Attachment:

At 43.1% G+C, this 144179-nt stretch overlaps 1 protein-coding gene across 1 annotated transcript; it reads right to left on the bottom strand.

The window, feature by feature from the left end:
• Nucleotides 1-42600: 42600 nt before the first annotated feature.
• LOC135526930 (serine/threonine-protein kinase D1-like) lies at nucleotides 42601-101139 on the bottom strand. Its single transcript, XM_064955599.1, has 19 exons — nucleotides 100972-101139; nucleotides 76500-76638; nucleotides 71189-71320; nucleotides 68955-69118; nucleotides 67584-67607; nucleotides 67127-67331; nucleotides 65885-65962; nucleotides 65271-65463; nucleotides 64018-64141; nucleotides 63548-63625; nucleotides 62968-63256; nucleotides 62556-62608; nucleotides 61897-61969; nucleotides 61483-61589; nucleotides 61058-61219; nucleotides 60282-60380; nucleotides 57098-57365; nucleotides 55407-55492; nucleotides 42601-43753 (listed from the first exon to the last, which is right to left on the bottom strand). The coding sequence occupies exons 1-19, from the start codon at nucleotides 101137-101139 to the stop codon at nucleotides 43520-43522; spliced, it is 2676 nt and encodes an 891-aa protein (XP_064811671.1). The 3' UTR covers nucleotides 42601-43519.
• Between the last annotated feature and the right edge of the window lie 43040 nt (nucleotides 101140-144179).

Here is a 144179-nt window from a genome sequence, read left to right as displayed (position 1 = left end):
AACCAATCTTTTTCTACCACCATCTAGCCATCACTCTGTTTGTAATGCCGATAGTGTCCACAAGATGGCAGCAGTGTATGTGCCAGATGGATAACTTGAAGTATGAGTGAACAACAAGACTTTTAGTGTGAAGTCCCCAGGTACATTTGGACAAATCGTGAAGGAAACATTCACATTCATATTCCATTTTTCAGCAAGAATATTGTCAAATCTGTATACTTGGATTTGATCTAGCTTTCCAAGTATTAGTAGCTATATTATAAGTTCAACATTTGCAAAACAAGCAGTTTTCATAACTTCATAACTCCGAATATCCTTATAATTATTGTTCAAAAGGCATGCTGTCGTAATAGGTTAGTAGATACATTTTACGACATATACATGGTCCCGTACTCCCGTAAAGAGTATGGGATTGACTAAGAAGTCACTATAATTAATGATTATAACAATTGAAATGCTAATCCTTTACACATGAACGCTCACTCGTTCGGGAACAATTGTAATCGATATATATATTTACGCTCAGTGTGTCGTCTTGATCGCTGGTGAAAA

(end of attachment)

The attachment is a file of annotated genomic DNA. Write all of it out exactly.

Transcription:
At 43.1% G+C, this 144179-nt stretch overlaps 1 protein-coding gene across 1 annotated transcript; it reads right to left on the bottom strand.

The window, feature by feature from the left end:
• Nucleotides 1-42600: 42600 nt before the first annotated feature.
• LOC135526930 (serine/threonine-protein kinase D1-like) lies at nucleotides 42601-101139 on the bottom strand. Its single transcript, XM_064955599.1, has 19 exons — nucleotides 100972-101139; nucleotides 76500-76638; nucleotides 71189-71320; nucleotides 68955-69118; nucleotides 67584-67607; nucleotides 67127-67331; nucleotides 65885-65962; nucleotides 65271-65463; nucleotides 64018-64141; nucleotides 63548-63625; nucleotides 62968-63256; nucleotides 62556-62608; nucleotides 61897-61969; nucleotides 61483-61589; nucleotides 61058-61219; nucleotides 60282-60380; nucleotides 57098-57365; nucleotides 55407-55492; nucleotides 42601-43753 (listed from the first exon to the last, which is right to left on the bottom strand). The coding sequence occupies exons 1-19, from the start codon at nucleotides 101137-101139 to the stop codon at nucleotides 43520-43522; spliced, it is 2676 nt and encodes an 891-aa protein (XP_064811671.1). The 3' UTR covers nucleotides 42601-43519.
• Between the last annotated feature and the right edge of the window lie 43040 nt (nucleotides 101140-144179).

Here is a 144179-nt window from a genome sequence, read left to right as displayed (position 1 = left end):
AACCAATCTTTTTCTACCACCATCTAGCCATCACTCTGTTTGTAATGCCGATAGTGTCCACAAGATGGCAGCAGTGTATGTGCCAGATGGATAACTTGAAGTATGAGTGAACAACAAGACTTTTAGTGTGAAGTCCCCAGGTACATTTGGACAAATCGTGAAGGAAACATTCACATTCATATTCCATTTTTCAGCAAGAATATTGTCAAATCTGTATACTTGGATTTGATCTAGCTTTCCAAGTATTAGTAGCTATATTATAAGTTCAACATTTGCAAAACAAGCAGTTTTCATAACTTCATAACTCCGAATATCCTTATAATTATTGTTCAAAAGGCATGCTGTCGTAATAGGTTAGTAGATACATTTTACGACATATACATGGTCCCGTACTCCCGTAAAGAGTATGGGATTGACTAAGAAGTCACTATAATTAATGATTATAACAATTGAAATGCTAATCCTTTACACATGAACGCTCACTCGTTCGGGAACAATTGTAATCGATATATATATTTACGCTCAGTGTGTCGTCTTGATCGCTGGTGAAAA